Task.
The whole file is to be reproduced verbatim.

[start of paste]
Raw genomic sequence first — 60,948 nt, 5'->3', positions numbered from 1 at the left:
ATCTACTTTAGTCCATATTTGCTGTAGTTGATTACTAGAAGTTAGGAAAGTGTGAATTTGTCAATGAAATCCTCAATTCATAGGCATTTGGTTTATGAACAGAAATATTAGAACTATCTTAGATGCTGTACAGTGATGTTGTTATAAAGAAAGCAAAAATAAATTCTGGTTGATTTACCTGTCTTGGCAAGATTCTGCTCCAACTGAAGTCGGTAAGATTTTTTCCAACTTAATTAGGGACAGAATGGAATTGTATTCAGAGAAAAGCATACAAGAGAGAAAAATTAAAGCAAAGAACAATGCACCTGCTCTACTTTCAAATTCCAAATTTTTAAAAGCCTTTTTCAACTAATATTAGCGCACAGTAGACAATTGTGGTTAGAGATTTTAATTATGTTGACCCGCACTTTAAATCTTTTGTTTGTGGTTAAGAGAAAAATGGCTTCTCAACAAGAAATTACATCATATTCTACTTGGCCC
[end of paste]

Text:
Raw genomic sequence first — 60,948 nt, 5'->3', positions numbered from 1 at the left:
ATCTACTTTAGTCCATATTTGCTGTAGTTGATTACTAGAAGTTAGGAAAGTGTGAATTTGTCAATGAAATCCTCAATTCATAGGCATTTGGTTTATGAACAGAAATATTAGAACTATCTTAGATGCTGTACAGTGATGTTGTTATAAAGAAAGCAAAAATAAATTCTGGTTGATTTACCTGTCTTGGCAAGATTCTGCTCCAACTGAAGTCGGTAAGATTTTTTCCAACTTAATTAGGGACAGAATGGAATTGTATTCAGAGAAAAGCATACAAGAGAGAAAAATTAAAGCAAAGAACAATGCACCTGCTCTACTTTCAAATTCCAAATTTTTAAAAGCCTTTTTCAACTAATATTAGCGCACAGTAGACAATTGTGGTTAGAGATTTTAATTATGTTGACCCGCACTTTAAATCTTTTGTTTGTGGTTAAGAGAAAAATGGCTTCTCAACAAGAAATTACATCATATTCTACTTGGCCC